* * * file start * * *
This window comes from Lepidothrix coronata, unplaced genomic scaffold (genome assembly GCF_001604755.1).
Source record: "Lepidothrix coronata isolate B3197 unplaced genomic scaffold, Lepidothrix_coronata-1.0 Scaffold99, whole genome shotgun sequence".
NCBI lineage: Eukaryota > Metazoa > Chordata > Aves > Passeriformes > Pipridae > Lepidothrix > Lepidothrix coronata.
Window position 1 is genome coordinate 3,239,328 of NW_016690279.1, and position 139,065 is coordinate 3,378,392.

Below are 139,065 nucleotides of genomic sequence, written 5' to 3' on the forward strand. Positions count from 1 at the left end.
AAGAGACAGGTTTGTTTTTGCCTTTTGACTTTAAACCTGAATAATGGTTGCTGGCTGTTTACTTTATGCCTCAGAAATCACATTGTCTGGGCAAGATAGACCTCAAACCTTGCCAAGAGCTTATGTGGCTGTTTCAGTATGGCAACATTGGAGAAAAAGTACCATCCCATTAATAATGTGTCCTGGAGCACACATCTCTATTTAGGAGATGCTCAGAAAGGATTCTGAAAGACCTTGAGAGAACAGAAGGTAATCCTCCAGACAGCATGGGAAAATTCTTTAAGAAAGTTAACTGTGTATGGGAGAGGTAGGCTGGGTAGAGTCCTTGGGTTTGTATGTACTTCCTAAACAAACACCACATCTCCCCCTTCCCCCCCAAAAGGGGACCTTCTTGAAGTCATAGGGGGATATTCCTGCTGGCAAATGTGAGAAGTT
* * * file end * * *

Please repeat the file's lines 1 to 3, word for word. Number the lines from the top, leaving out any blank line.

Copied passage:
This window comes from Lepidothrix coronata, unplaced genomic scaffold (genome assembly GCF_001604755.1).
Source record: "Lepidothrix coronata isolate B3197 unplaced genomic scaffold, Lepidothrix_coronata-1.0 Scaffold99, whole genome shotgun sequence".
NCBI lineage: Eukaryota > Metazoa > Chordata > Aves > Passeriformes > Pipridae > Lepidothrix > Lepidothrix coronata.